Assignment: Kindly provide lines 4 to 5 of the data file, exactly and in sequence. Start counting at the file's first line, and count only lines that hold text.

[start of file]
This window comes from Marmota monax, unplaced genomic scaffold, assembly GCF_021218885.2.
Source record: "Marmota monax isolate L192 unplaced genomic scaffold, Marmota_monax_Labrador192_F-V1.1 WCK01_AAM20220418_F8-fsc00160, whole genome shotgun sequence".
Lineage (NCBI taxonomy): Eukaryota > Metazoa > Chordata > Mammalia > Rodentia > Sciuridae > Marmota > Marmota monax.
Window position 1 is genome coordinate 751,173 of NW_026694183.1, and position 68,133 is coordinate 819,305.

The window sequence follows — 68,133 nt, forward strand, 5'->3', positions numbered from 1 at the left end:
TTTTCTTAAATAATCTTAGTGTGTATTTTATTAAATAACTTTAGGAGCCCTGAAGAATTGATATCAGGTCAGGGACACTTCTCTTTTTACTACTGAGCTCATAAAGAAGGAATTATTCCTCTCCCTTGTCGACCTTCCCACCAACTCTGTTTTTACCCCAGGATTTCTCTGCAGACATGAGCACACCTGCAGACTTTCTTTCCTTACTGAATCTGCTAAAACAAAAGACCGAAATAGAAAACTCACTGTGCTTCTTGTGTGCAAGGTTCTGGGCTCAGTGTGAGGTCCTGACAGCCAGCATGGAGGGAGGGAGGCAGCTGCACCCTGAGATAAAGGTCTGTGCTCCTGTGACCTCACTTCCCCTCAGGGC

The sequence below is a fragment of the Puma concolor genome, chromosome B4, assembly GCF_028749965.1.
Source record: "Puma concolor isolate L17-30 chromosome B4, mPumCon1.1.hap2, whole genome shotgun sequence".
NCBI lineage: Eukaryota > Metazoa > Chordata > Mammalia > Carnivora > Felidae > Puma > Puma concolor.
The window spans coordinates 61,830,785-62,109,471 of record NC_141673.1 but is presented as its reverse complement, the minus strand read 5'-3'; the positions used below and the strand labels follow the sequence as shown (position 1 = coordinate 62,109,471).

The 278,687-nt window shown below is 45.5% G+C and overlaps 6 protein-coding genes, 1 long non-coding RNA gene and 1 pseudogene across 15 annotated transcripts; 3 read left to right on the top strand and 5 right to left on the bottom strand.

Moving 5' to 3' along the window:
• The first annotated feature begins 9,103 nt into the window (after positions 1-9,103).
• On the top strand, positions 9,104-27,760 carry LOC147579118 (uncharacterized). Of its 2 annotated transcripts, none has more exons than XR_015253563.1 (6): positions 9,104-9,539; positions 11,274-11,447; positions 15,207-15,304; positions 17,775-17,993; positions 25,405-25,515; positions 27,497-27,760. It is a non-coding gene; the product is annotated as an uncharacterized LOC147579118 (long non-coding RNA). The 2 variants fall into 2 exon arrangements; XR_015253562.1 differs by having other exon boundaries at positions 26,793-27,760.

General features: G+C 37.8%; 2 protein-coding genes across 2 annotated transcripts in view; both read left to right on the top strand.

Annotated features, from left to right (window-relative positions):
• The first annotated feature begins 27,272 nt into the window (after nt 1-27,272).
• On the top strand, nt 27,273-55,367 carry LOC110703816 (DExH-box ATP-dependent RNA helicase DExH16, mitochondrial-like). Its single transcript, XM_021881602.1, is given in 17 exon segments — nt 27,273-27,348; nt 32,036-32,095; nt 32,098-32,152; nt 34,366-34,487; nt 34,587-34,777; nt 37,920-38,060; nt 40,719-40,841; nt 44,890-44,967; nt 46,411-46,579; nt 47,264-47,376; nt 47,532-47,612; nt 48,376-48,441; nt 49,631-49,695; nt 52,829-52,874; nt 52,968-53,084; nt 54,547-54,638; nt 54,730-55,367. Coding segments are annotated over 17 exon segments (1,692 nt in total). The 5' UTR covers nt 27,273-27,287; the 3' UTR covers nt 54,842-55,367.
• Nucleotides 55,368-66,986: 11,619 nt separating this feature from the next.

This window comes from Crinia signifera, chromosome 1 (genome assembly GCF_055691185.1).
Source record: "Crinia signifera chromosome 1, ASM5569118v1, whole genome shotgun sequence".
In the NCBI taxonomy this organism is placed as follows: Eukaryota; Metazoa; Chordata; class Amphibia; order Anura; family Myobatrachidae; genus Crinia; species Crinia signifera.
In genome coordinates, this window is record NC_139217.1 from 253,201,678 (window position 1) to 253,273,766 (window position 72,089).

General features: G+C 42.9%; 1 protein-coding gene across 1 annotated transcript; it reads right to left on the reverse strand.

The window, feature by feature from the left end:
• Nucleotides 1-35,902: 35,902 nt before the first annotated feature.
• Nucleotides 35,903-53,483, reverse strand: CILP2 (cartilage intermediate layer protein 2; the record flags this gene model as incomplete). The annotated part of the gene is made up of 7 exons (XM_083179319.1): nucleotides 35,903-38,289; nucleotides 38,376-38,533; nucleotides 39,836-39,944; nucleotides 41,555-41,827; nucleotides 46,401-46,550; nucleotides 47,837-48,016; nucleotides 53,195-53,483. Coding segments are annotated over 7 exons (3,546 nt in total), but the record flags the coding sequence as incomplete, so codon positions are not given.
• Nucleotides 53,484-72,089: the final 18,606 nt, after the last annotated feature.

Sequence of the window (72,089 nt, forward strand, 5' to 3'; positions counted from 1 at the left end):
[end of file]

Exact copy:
Window position 1 is genome coordinate 751,173 of NW_026694183.1, and position 68,133 is coordinate 819,305.

The window sequence follows — 68,133 nt, forward strand, 5'->3', positions numbered from 1 at the left end: